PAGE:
30+2 +5 / 30+2+12 / 30+2+29 / 30+4+5 / 30+4+12 / 30+4+29

41+41+41

 

Samsung Galaxy S7 Edge

GSM / GPRS / EDGE: 850 / 1900

W-CDMA Band: 2 / 4 / 5

CDMA Band Class: 0 / 1 / 10

LTE Band: 2 / 4 / 5 / 12 / 13 / 25 / 26 / 29 (downlink only) / 30 / 41

 

LTE Carrier Aggregation:

 

2xCA

2+4 / 2+5 / 2+12 / 2+ 13 / 2+29 / 2+30

4+2 / 4+4 / 4+5 / 4+12 / 4+13 / 4+29 / 4+30

5+2 / 5+4 / 5+30 /

12+2 / 12+4 / 12+30

13+2 / 13+4

25+25

30+2 / 30+4 / 30+5 / 30+ 12 / 30+29

41+41

 

3xCA

2+4+12 / 2+4+13 / 2+5+30 / 2+12+30 / 2+29+30

4+2+12/ 4+2+13 / 4+4+12 / 4+5+13/ 4+5+12 / 4+5+30 / 4+12+30 / 4+29+30

5+2+30

12+4+2 / 13+2+4

30+2 +5 / 30+2+12 / 30+2+29 / 30+4+5 / 30+4+12 / 30+4+29

41+41+41

 

Note in bold text the Sprint relevant 2x CA combinations each for band 25 and band 41, then 3x CA combinations for band 41.

 

One SKU, one "US" device variant for all in the US, just like or better than iPhone and Nexus? By all appearances, yes. And while S4GRU is a Sprint centric blog and web site, this Samsung development has ramifications for millions of VZW, AT&T, T-Mobile, USCC, et al., users, too.

 

You heard it here first -- at S4GRU.

 

Sources: FCC

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Any word on CA uplink speeds? I assume 2x.  While most will focus on the fastest speeds, I like the turbo-charged snail speeds at the edge -- this covers far more geographic area. Ready to do battle:

 

lUW71yd.jpg

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Samsung should sell an unlocked version that works on all carriers much like the Nexus phones and Moto X Pure Edition.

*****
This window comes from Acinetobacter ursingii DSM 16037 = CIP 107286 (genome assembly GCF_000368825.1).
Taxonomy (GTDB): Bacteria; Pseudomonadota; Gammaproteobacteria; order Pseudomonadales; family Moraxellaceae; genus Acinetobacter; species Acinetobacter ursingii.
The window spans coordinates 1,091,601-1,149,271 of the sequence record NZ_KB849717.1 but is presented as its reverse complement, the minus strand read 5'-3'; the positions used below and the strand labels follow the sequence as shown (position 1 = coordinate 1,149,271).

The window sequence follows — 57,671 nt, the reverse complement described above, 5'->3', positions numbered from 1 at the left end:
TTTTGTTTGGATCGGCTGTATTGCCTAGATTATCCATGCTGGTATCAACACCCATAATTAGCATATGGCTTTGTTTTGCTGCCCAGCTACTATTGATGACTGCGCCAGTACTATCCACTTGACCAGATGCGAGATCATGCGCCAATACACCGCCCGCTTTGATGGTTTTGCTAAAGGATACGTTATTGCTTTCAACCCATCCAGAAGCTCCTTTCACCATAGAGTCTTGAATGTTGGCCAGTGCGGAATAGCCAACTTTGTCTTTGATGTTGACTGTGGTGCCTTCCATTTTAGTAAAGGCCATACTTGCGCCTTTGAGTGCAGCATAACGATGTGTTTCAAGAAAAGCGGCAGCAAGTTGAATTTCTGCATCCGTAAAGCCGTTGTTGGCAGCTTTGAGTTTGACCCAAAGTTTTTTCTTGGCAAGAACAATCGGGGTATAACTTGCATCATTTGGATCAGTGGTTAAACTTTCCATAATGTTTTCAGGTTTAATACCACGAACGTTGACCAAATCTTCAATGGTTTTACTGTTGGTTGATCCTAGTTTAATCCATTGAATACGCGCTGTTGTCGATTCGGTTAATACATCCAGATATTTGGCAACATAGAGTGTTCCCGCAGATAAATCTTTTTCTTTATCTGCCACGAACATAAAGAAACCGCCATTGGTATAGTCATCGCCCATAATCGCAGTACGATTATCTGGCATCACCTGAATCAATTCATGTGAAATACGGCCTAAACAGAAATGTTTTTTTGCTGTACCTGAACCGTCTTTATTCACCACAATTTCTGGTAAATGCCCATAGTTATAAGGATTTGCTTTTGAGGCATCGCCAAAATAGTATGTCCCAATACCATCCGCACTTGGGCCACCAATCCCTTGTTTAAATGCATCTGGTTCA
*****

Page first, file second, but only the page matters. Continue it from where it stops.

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Samsung should sell an unlocked version that works on all carriers much like the Nexus phones and Moto X Pure Edition.

Verizon is already obligated to sell unlocked phones, so in theory, since its only one variant for the US Verizon's version would work on any carrier.

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In the age of no carrier contracts, all operators need to be open to devices from newly arriving customers.

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In the age of no carrier contracts, all operators need to be open to devices from newly arriving customers.

This definitely is a huge step in that direction. Only limitation would be logistical, hardware would no longer be an excuse.

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Any word on CA uplink speeds? I assume 2x.  While most will focus on the fastest speeds, I like the turbo-charged snail speeds at the edge -- this covers far more geographic area. Ready to do battle:

 

how about upload CA?

 

No uplink CA on this device.

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This definitely is a huge step in that direction. Only limitation would be logistical, hardware would no longer be an excuse.

 

You are right that it would only be logistics at this point. Carrier bloat would be downloadable as you take your phone from carrier to carrier.

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This would help the resale value of these devices because each device could be used on any US network.  No need to go hunting for a carrier specific version.  Smart move by Samsung.

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This would help the resale value of these devices because each device could be used on any US network.  No need to go hunting for a carrier specific version.  Smart move by Samsung.

 

Sorry, folks, but Phonescoop is reporting that the single "US" variant will be limited to just the hardware.  Separate, operator specific "V," "A," "T," "P," and "R4" variants will be defined by firmware that locks out certain airlinks and bands.  The "P" variant for Sprint, for example, will have enabled the usual CCA/RRPP compliant bands 2/4/5/12/25/26/41.